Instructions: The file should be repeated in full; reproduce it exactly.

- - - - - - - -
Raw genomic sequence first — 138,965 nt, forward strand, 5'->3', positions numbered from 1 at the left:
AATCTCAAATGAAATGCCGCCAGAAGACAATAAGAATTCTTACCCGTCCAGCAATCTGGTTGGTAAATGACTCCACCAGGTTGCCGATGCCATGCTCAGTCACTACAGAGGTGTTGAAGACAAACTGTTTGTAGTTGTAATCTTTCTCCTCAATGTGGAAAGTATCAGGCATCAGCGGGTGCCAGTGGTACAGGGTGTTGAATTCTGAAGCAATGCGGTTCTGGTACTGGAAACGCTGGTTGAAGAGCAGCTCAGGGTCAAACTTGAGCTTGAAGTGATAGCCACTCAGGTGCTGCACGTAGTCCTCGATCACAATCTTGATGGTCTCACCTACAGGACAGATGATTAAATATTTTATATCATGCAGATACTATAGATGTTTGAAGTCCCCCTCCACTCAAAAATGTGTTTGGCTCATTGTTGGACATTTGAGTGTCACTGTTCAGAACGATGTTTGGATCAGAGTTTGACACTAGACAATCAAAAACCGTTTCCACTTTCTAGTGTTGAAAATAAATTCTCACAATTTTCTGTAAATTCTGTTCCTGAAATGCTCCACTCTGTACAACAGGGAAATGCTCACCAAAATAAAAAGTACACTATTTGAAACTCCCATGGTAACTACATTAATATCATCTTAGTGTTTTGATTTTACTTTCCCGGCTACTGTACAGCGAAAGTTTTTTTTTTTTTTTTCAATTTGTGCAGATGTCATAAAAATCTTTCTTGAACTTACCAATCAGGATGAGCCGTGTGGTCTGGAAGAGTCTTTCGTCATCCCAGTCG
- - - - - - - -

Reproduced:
Raw genomic sequence first — 138,965 nt, forward strand, 5'->3', positions numbered from 1 at the left:
AATCTCAAATGAAATGCCGCCAGAAGACAATAAGAATTCTTACCCGTCCAGCAATCTGGTTGGTAAATGACTCCACCAGGTTGCCGATGCCATGCTCAGTCACTACAGAGGTGTTGAAGACAAACTGTTTGTAGTTGTAATCTTTCTCCTCAATGTGGAAAGTATCAGGCATCAGCGGGTGCCAGTGGTACAGGGTGTTGAATTCTGAAGCAATGCGGTTCTGGTACTGGAAACGCTGGTTGAAGAGCAGCTCAGGGTCAAACTTGAGCTTGAAGTGATAGCCACTCAGGTGCTGCACGTAGTCCTCGATCACAATCTTGATGGTCTCACCTACAGGACAGATGATTAAATATTTTATATCATGCAGATACTATAGATGTTTGAAGTCCCCCTCCACTCAAAAATGTGTTTGGCTCATTGTTGGACATTTGAGTGTCACTGTTCAGAACGATGTTTGGATCAGAGTTTGACACTAGACAATCAAAAACCGTTTCCACTTTCTAGTGTTGAAAATAAATTCTCACAATTTTCTGTAAATTCTGTTCCTGAAATGCTCCACTCTGTACAACAGGGAAATGCTCACCAAAATAAAAAGTACACTATTTGAAACTCCCATGGTAACTACATTAATATCATCTTAGTGTTTTGATTTTACTTTCCCGGCTACTGTACAGCGAAAGTTTTTTTTTTTTTTTTCAATTTGTGCAGATGTCATAAAAATCTTTCTTGAACTTACCAATCAGGATGAGCCGTGTGGTCTGGAAGAGTCTTTCGTCATCCCAGTCG